The Battle for Police Reform
“Satara Strong leads the crowd at Central High School in a chant Monday, quoting Assata Shakur: ‘We have a duty to fight for our freedom. We have a duty to win.’ Credit: Jaida Grey Eagle – Sahan Journal
The movement to scale back police presence is still going strong, and there’s been a huge victory in Saint Paul Public Schools thanks to students. On Tuesday, Saint Paul Public Schools voted to end contract negotiations with the Saint Paul Polic Department, and instead they will look into alternative school safety plans. Saint Paul is the third district in the state to take police officers out of schools, right after Minneapolis and Winona.
¡Dulce victoria! This is an enormous win for Black and brown kids. Police presence in schools has been on the rise for decades, and this has disproportionately affected Black and brown students. Many of these officers have little to no training working with youth and as a result, children are more likely to be subject to arrests, most of which are nonviolent. These arrests negatively impact students and often result in them dropping out of schools and going into the criminal justice systems — leading to the school to prison pipeline.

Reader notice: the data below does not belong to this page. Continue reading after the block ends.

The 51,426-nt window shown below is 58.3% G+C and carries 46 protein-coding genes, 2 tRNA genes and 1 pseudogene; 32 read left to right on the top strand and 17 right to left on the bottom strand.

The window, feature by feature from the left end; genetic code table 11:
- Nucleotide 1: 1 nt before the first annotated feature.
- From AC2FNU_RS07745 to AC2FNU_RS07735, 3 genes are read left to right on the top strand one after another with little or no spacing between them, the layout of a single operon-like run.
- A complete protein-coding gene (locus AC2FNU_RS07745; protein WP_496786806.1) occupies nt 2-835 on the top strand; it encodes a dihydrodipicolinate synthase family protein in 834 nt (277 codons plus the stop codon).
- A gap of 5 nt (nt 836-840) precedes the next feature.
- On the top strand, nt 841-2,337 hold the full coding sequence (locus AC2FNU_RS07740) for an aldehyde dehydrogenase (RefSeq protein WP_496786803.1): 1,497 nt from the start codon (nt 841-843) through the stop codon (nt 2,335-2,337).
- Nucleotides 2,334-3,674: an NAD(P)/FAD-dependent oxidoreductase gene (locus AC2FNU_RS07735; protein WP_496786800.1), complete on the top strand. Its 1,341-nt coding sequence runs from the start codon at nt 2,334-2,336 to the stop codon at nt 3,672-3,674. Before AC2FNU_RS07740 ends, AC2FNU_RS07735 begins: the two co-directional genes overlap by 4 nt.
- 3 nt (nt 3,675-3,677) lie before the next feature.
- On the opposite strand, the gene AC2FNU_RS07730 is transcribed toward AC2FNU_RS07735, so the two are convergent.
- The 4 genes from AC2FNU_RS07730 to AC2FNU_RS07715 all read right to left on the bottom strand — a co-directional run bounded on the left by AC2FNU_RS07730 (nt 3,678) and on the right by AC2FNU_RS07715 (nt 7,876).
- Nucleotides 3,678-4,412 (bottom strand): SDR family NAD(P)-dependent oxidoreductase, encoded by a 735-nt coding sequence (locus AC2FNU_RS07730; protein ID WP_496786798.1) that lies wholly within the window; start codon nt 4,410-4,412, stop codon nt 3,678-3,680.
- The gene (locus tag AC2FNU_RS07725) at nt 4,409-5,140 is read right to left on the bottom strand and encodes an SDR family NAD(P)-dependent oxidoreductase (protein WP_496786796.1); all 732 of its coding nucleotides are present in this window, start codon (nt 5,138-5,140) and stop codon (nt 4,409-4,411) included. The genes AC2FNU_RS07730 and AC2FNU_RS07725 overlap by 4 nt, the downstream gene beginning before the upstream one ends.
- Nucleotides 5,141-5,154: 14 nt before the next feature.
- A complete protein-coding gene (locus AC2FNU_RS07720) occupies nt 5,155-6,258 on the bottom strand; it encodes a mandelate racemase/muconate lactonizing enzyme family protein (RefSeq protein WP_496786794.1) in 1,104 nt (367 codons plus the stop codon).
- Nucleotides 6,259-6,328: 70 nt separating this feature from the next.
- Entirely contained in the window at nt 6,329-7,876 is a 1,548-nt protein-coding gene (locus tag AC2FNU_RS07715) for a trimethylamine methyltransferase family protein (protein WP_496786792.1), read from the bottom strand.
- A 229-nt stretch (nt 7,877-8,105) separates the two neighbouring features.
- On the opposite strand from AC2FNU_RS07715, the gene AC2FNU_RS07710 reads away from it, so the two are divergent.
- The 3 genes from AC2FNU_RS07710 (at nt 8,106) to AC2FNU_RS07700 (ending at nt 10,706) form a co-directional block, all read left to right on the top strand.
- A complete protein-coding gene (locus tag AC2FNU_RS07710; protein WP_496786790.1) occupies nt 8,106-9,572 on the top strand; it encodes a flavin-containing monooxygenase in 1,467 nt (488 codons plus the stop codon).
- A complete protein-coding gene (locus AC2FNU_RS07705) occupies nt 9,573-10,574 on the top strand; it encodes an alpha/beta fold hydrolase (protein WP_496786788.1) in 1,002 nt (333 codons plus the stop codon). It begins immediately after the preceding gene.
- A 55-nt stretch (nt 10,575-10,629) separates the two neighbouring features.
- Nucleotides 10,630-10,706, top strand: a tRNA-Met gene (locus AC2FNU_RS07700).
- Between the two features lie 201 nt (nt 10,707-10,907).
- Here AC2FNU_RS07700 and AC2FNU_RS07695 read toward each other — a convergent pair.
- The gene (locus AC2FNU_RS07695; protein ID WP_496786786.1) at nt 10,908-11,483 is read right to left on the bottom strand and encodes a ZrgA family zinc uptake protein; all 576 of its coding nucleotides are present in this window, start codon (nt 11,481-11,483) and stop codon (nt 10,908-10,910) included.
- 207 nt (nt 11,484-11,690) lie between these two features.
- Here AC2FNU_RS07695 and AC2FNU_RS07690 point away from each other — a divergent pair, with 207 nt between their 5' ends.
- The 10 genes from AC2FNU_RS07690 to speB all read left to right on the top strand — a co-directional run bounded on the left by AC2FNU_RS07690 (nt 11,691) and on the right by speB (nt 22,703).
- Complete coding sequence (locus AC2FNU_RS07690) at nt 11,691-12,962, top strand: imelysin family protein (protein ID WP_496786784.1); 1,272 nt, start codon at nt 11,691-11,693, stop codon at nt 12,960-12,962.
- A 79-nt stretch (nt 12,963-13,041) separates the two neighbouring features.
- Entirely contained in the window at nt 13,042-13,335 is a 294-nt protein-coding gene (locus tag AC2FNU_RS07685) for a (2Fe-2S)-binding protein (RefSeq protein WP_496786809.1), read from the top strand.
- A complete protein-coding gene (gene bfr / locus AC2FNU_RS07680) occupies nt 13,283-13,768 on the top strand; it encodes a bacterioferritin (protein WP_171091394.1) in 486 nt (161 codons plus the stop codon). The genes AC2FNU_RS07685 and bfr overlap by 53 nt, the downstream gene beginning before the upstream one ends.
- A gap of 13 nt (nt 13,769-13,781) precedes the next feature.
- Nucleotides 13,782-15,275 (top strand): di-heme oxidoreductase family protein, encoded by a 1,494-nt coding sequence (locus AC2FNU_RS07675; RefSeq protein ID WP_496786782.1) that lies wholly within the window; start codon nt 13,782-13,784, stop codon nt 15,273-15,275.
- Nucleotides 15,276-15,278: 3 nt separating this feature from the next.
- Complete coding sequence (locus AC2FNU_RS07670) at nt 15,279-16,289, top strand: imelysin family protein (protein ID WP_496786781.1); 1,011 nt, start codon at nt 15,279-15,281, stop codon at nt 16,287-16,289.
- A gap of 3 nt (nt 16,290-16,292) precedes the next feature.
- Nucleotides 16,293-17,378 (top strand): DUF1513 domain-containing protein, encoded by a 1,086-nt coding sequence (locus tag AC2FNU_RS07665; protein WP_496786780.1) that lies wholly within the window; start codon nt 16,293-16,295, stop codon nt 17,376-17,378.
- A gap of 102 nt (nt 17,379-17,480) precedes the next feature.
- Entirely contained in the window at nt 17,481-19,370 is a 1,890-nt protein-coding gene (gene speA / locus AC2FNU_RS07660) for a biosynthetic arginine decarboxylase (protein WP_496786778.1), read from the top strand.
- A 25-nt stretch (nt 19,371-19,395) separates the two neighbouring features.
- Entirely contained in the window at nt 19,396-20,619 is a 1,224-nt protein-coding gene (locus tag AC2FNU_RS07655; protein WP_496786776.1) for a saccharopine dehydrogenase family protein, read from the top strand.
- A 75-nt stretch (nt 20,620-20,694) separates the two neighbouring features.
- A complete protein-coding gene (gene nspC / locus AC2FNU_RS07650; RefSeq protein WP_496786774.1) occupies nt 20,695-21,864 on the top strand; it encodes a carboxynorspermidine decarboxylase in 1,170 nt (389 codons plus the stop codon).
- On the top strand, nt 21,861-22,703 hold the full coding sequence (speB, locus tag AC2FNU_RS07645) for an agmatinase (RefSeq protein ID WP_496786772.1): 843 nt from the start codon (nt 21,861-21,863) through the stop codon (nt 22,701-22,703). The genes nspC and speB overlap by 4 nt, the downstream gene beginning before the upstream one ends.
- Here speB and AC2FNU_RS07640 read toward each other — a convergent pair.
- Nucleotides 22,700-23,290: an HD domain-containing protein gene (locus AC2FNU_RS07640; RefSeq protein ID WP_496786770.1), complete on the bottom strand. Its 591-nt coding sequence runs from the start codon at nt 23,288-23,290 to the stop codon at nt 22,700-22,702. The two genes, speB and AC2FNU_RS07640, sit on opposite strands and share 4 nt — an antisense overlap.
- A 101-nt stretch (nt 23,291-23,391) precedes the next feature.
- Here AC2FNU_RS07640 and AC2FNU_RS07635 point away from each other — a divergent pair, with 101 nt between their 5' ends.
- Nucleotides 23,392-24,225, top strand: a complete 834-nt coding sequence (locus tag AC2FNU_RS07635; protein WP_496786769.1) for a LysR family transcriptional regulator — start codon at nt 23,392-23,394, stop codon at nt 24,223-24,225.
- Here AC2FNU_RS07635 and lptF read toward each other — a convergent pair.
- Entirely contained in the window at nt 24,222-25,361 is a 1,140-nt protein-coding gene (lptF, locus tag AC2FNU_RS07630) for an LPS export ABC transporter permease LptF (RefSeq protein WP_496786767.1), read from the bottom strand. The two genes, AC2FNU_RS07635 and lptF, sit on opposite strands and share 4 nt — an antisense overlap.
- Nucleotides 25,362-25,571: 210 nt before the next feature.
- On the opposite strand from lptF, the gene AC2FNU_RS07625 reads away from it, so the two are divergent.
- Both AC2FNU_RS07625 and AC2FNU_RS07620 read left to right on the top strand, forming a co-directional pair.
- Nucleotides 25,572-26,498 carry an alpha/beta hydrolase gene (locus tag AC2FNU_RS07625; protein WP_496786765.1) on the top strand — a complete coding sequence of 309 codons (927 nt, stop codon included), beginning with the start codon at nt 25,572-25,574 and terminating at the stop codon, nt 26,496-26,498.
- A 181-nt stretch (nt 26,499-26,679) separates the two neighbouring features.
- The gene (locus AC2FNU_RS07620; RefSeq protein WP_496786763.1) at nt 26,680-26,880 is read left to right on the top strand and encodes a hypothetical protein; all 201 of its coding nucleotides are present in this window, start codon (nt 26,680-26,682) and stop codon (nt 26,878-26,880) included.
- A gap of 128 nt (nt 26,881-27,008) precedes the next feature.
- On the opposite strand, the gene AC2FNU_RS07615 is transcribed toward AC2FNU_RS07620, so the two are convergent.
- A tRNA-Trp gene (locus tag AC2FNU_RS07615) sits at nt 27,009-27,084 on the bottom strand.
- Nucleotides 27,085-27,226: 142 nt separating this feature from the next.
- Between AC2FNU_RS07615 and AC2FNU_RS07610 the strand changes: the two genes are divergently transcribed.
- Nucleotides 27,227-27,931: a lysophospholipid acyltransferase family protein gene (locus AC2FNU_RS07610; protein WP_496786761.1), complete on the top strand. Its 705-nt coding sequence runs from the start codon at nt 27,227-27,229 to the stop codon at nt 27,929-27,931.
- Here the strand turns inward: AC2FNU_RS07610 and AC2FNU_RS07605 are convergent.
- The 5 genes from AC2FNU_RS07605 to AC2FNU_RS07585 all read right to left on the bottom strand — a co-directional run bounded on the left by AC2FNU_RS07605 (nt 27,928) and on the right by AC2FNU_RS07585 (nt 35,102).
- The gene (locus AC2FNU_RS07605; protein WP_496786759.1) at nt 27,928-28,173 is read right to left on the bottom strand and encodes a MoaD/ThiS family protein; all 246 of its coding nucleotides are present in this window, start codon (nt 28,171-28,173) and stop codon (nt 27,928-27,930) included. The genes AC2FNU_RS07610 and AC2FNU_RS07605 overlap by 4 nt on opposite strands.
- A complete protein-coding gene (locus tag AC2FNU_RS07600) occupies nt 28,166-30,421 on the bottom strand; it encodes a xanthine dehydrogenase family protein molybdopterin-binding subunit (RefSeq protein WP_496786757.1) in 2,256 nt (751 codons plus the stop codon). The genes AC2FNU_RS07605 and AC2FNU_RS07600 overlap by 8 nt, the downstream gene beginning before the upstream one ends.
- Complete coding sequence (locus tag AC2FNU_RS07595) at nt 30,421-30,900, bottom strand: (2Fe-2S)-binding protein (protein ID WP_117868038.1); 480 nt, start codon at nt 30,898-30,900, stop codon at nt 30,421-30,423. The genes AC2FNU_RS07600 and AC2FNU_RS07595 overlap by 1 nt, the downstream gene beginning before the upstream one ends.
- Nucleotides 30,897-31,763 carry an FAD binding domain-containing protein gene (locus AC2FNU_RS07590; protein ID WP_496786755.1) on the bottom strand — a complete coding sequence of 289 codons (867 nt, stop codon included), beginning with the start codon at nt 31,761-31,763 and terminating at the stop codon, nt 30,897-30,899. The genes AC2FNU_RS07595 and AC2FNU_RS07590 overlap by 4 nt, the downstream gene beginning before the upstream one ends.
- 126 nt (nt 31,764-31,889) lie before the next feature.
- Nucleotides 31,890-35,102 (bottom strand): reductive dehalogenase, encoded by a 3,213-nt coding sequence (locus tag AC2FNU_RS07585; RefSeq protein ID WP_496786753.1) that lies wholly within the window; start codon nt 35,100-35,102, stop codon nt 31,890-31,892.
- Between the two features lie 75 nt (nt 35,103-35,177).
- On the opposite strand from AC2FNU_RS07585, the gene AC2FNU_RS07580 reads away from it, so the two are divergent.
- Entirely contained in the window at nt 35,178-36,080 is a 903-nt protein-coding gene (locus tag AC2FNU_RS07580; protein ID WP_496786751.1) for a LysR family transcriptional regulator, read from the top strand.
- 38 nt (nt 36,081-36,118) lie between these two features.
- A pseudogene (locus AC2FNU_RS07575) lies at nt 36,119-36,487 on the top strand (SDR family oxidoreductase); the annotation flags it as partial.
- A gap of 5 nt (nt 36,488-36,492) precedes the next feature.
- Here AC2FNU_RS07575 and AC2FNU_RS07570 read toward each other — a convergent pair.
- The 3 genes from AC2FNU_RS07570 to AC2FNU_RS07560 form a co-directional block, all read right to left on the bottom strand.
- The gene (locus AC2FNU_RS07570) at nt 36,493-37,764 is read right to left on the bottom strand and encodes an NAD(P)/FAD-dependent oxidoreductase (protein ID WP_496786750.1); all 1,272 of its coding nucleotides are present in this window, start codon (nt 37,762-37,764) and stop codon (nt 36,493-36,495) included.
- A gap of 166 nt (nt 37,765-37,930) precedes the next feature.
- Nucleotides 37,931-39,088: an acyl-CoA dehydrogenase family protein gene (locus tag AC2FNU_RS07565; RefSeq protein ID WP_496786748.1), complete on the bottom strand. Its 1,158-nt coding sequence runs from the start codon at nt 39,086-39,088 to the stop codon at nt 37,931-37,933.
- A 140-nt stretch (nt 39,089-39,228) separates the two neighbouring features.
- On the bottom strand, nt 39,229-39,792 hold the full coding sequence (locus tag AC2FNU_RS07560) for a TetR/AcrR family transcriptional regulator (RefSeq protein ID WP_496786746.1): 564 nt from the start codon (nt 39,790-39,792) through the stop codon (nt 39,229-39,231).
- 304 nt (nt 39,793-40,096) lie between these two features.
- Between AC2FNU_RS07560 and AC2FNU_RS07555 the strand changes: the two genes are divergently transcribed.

Last week, the Minnesota legislature adjourned its one-week special session with no agreement on policing and criminal justice reforms despite the massive protests and uprisings following the murder of George Floyd. We can’t say we’re surprised, given Minnesota’s twisted past (and present) with its treatment of Black Americans. Minnesota has some of the biggest racial disparities in education, income, housing, and health. Last year, USA Today cited the Twin Cities as the fourth worst place for Black Americans to live. So what does all of this mean in this current era we’re in? Well, police reform may be a tougher battle than we thought.